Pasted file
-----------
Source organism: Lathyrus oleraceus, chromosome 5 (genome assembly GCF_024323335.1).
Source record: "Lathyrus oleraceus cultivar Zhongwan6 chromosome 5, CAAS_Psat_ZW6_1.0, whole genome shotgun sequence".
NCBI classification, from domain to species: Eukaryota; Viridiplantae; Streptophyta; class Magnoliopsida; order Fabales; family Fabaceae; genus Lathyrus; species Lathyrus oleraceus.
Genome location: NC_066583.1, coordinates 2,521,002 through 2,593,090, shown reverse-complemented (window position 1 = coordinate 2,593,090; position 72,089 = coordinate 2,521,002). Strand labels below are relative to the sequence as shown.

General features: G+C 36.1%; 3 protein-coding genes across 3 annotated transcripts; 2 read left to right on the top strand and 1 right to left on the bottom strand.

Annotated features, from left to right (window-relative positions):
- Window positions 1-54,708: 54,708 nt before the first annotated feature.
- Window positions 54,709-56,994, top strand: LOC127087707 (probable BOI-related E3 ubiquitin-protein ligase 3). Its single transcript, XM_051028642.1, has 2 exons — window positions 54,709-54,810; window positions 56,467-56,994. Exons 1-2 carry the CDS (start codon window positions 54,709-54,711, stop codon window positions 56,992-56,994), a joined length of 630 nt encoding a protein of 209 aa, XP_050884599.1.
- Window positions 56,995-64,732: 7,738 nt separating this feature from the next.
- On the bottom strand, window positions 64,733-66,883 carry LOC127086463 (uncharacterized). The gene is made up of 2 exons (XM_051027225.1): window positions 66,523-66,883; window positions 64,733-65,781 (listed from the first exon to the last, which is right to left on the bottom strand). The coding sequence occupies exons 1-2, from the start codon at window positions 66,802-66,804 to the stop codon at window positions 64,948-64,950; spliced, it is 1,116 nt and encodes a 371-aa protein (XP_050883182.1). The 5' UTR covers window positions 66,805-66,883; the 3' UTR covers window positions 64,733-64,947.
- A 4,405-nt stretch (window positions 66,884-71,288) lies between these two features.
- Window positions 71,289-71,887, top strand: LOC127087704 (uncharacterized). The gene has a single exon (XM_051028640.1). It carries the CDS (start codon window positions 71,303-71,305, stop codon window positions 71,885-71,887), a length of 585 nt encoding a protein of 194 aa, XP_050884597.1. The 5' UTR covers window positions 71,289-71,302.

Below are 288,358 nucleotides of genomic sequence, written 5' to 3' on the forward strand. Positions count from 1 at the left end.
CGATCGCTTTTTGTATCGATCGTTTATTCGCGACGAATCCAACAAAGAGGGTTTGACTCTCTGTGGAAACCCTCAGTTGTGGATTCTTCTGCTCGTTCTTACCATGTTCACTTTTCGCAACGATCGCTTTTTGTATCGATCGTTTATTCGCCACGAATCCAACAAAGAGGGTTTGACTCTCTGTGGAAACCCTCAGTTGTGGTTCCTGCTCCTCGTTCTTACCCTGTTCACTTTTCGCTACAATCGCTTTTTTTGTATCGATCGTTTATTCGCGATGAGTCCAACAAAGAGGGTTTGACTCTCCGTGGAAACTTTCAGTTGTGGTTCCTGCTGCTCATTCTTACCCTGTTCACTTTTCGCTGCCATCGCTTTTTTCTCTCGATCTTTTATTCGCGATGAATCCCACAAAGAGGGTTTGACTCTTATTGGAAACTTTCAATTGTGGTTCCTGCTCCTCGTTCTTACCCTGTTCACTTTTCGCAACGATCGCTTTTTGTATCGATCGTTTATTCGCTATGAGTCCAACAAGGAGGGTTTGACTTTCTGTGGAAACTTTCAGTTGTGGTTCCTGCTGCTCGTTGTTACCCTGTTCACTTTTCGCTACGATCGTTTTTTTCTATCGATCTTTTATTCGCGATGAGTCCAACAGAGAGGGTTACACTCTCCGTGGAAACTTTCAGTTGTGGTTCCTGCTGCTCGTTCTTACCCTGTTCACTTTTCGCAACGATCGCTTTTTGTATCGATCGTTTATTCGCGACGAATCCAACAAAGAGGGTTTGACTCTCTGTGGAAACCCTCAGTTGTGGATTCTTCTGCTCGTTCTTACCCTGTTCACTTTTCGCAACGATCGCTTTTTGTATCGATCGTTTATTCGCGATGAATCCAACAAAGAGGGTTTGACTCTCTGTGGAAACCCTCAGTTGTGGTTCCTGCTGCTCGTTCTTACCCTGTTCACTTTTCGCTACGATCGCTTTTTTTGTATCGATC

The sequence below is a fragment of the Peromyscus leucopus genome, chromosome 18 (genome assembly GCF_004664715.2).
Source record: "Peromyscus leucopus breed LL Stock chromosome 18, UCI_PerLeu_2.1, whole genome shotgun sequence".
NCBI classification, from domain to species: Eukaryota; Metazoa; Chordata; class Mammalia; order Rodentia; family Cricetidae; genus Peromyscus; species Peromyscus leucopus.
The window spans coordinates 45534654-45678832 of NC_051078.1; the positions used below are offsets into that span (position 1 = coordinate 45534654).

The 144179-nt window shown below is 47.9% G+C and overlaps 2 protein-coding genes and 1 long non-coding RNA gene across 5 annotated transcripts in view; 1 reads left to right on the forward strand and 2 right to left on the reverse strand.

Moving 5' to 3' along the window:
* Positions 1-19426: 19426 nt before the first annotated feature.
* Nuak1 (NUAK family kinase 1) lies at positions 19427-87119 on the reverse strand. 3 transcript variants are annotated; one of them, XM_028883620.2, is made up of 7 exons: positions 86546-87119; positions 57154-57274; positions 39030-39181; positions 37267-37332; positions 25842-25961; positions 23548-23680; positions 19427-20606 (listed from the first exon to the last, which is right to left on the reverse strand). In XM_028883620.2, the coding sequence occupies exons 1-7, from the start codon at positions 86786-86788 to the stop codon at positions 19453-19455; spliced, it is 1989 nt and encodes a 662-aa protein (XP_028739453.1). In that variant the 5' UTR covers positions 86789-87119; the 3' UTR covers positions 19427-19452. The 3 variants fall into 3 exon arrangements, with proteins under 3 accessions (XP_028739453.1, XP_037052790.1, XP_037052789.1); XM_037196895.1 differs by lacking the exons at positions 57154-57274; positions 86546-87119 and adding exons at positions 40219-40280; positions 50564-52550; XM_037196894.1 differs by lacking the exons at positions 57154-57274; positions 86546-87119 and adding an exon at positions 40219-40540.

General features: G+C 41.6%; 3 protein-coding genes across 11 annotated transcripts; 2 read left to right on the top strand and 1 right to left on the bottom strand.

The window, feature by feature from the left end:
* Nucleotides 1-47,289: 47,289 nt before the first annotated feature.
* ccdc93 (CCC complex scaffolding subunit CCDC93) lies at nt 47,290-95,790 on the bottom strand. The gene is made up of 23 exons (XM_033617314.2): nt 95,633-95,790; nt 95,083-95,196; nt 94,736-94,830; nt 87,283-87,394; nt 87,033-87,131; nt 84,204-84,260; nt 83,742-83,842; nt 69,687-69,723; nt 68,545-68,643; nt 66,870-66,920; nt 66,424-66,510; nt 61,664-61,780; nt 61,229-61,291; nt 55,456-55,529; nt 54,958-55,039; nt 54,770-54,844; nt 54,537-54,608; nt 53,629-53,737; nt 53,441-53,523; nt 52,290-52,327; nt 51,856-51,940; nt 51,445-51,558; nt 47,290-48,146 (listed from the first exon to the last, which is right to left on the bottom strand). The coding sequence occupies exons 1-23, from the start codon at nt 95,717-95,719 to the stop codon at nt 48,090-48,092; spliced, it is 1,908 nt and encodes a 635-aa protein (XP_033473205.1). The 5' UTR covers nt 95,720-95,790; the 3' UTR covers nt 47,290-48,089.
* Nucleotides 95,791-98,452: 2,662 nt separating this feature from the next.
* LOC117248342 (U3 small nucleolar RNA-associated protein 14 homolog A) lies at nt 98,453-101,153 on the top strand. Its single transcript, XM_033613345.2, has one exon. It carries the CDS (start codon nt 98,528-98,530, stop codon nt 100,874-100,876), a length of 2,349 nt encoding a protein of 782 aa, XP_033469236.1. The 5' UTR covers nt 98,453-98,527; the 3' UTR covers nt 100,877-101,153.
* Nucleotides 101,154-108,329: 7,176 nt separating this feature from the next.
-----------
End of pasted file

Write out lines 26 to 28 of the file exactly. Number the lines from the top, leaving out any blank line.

* ccdc93 (CCC complex scaffolding subunit CCDC93) lies at nt 47,290-95,790 on the bottom strand. The gene is made up of 23 exons (XM_033617314.2): nt 95,633-95,790; nt 95,083-95,196; nt 94,736-94,830; nt 87,283-87,394; nt 87,033-87,131; nt 84,204-84,260; nt 83,742-83,842; nt 69,687-69,723; nt 68,545-68,643; nt 66,870-66,920; nt 66,424-66,510; nt 61,664-61,780; nt 61,229-61,291; nt 55,456-55,529; nt 54,958-55,039; nt 54,770-54,844; nt 54,537-54,608; nt 53,629-53,737; nt 53,441-53,523; nt 52,290-52,327; nt 51,856-51,940; nt 51,445-51,558; nt 47,290-48,146 (listed from the first exon to the last, which is right to left on the bottom strand). The coding sequence occupies exons 1-23, from the start codon at nt 95,717-95,719 to the stop codon at nt 48,090-48,092; spliced, it is 1,908 nt and encodes a 635-aa protein (XP_033473205.1). The 5' UTR covers nt 95,720-95,790; the 3' UTR covers nt 47,290-48,089.
* Nucleotides 95,791-98,452: 2,662 nt separating this feature from the next.
* LOC117248342 (U3 small nucleolar RNA-associated protein 14 homolog A) lies at nt 98,453-101,153 on the top strand. Its single transcript, XM_033613345.2, has one exon. It carries the CDS (start codon nt 98,528-98,530, stop codon nt 100,874-100,876), a length of 2,349 nt encoding a protein of 782 aa, XP_033469236.1. The 5' UTR covers nt 98,453-98,527; the 3' UTR covers nt 100,877-101,153.